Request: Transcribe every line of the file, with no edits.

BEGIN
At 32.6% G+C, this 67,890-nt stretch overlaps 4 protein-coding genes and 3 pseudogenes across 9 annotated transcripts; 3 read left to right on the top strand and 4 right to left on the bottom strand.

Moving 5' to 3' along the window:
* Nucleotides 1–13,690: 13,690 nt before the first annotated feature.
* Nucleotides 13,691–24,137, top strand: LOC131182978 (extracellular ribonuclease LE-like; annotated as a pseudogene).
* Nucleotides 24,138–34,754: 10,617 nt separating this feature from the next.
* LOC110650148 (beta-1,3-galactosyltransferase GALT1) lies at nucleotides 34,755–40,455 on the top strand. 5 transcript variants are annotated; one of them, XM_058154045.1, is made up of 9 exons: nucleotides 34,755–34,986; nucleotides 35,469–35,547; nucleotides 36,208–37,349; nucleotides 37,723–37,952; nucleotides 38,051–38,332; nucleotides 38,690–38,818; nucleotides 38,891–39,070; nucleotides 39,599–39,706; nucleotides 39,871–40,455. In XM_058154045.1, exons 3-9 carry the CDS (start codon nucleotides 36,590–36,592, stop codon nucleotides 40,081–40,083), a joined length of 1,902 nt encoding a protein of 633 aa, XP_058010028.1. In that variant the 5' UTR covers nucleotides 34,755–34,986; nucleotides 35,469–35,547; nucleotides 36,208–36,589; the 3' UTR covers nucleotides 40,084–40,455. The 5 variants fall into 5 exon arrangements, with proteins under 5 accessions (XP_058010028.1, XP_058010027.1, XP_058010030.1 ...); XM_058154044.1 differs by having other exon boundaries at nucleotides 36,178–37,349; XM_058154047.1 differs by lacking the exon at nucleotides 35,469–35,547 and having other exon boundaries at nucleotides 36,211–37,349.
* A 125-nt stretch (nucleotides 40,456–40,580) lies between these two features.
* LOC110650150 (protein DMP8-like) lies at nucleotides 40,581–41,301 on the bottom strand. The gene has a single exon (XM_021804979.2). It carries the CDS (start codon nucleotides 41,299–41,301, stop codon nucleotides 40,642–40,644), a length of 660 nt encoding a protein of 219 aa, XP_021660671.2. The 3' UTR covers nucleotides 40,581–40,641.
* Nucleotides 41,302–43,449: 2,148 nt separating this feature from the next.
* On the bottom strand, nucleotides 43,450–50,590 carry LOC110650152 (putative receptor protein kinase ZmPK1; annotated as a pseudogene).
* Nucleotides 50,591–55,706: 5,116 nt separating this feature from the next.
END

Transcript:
At 32.6% G+C, this 67,890-nt stretch overlaps 4 protein-coding genes and 3 pseudogenes across 9 annotated transcripts; 3 read left to right on the top strand and 4 right to left on the bottom strand.

Moving 5' to 3' along the window:
* Nucleotides 1–13,690: 13,690 nt before the first annotated feature.
* Nucleotides 13,691–24,137, top strand: LOC131182978 (extracellular ribonuclease LE-like; annotated as a pseudogene).
* Nucleotides 24,138–34,754: 10,617 nt separating this feature from the next.
* LOC110650148 (beta-1,3-galactosyltransferase GALT1) lies at nucleotides 34,755–40,455 on the top strand. 5 transcript variants are annotated; one of them, XM_058154045.1, is made up of 9 exons: nucleotides 34,755–34,986; nucleotides 35,469–35,547; nucleotides 36,208–37,349; nucleotides 37,723–37,952; nucleotides 38,051–38,332; nucleotides 38,690–38,818; nucleotides 38,891–39,070; nucleotides 39,599–39,706; nucleotides 39,871–40,455. In XM_058154045.1, exons 3-9 carry the CDS (start codon nucleotides 36,590–36,592, stop codon nucleotides 40,081–40,083), a joined length of 1,902 nt encoding a protein of 633 aa, XP_058010028.1. In that variant the 5' UTR covers nucleotides 34,755–34,986; nucleotides 35,469–35,547; nucleotides 36,208–36,589; the 3' UTR covers nucleotides 40,084–40,455. The 5 variants fall into 5 exon arrangements, with proteins under 5 accessions (XP_058010028.1, XP_058010027.1, XP_058010030.1 ...); XM_058154044.1 differs by having other exon boundaries at nucleotides 36,178–37,349; XM_058154047.1 differs by lacking the exon at nucleotides 35,469–35,547 and having other exon boundaries at nucleotides 36,211–37,349.
* A 125-nt stretch (nucleotides 40,456–40,580) lies between these two features.
* LOC110650150 (protein DMP8-like) lies at nucleotides 40,581–41,301 on the bottom strand. The gene has a single exon (XM_021804979.2). It carries the CDS (start codon nucleotides 41,299–41,301, stop codon nucleotides 40,642–40,644), a length of 660 nt encoding a protein of 219 aa, XP_021660671.2. The 3' UTR covers nucleotides 40,581–40,641.
* Nucleotides 41,302–43,449: 2,148 nt separating this feature from the next.
* On the bottom strand, nucleotides 43,450–50,590 carry LOC110650152 (putative receptor protein kinase ZmPK1; annotated as a pseudogene).
* Nucleotides 50,591–55,706: 5,116 nt separating this feature from the next.